The application for the right of protection for a trade mark that was made with the intent to use another trade mark’s reputation should be judged as an application that was made with the breach of the rules of social coexistence (application made in bad faith), regardless of whether it concerns a reputed registered trade mark or unregistered reputed trade mark.

The Polish case law, for instance the Supreme Administrative Court in its judgment of 9 May 2008, case file II GSK 506/07, that was previously reported in the post entitled “Trade mark law, case II GSK 506/07“, already established the rule that in a case of famous trade mark and its reputation, besides its recognition, it must be also characterized by the following characteristics:

  • market share/participation (both quantity and value of sold goods),
  • range and long-lasting of an advertisment of the product bearing a trade mark,
  • territorial and temporal range of use,
  • licences granted for trade mark use, quality of goods bearing a trade mark,
  • value of a given sign in assessment of an independent financial institution,
  • size and extent of expenditures spent on promotion of a mark,
  • the relationship on prices of substitute goods,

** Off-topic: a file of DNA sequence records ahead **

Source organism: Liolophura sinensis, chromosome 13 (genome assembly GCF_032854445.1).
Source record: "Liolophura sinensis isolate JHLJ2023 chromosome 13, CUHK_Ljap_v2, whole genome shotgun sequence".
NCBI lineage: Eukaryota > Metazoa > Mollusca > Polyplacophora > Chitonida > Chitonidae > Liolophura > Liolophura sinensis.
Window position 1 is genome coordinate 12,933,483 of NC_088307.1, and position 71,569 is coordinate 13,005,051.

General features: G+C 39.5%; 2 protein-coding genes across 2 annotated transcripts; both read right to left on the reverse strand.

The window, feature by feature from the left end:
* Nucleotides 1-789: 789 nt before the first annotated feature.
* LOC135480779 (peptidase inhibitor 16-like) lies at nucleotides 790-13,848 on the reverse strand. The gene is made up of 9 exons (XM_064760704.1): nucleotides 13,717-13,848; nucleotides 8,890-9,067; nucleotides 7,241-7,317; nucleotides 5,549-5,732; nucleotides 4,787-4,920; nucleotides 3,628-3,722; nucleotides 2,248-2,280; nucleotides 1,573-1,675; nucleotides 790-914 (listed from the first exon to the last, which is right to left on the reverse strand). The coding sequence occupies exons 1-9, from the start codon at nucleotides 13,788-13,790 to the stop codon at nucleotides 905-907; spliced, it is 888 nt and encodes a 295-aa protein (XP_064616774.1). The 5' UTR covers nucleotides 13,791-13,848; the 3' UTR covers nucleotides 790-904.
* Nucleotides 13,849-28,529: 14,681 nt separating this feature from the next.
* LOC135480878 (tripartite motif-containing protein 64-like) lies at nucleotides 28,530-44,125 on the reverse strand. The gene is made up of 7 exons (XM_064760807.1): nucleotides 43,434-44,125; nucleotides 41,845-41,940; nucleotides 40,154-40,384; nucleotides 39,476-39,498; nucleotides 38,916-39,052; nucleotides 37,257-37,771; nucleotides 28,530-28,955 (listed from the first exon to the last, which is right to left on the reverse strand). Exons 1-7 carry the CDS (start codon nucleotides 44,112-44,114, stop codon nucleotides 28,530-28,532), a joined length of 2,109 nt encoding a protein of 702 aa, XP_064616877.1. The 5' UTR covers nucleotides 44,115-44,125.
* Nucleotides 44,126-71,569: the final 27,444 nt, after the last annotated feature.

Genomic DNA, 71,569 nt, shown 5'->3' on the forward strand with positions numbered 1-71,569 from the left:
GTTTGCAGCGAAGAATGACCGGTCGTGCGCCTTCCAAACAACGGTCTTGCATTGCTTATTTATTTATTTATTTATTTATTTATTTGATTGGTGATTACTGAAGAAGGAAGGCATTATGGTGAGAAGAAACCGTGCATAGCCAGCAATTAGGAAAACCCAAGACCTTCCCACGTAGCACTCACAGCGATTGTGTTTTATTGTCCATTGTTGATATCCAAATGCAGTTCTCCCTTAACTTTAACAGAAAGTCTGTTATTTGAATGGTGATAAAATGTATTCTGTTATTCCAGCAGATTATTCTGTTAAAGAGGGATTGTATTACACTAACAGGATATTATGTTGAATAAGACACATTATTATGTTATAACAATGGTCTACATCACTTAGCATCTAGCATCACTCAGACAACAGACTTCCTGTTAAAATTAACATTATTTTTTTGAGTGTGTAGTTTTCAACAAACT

• if (and to what extent) the mark is used by third party.

The SAC also noted that the Community case law provides several fundamental conditions for the recognition of a trade mark as a reputed one. These are:

  • knowledge of the trade mark by a significant group of customers,
  • the contribution of the trade mark in the market,
  • intensity and geographic scope of the use,
  • intensity matching of goods with the trade mark,
  • the size of expenditures on advertising and promotion of the trade mark.

The SAC cited, inter alia, the judgment of the Court of Justice of the UE of 14 September 1999 case C-375/97, General Motors and the judgment of the Court of First Instance of 13 December 2004 case T-8/03, El Corte Ingles and the CFI’s judgment of 25 May 2005 case T-67/04, Spa Finders.

It is also clear that the reputation of a trade mark must be assessed and established in the country in which the protection is sought. If one would like to qualify a given trade mark as a reputed one in the Republic of Poland, then the argument of the international reputation of a trade mark is not sufficient. The basic circumstance for the recognition of the reputation of a sign in a specific country is to show by a person who is invoking this argument, the market share in terms of both quantity and value of goods sold.

The SAC held that provisions of the First Directive 89/104/EEC of 21 December 1988 do not preclude the possibility of granting the protection to unregistered reputed trade marks under the national law. Just to keep it in order, it is worth adding, that the Polish Act of 30 June 2000 on Industrial Property Law – IPL – (in Polish: ustawa Prawo własności przemysłowej), published in Journal of Laws (Dziennik Ustaw) of 2001 No 49, item 508, consolidated text on 13 June 2003, Journal of Laws (Dziennik Ustaw) No 119, item 1117, with subsequent amendments, provides for such a possibility in the Article 132(2)(iii).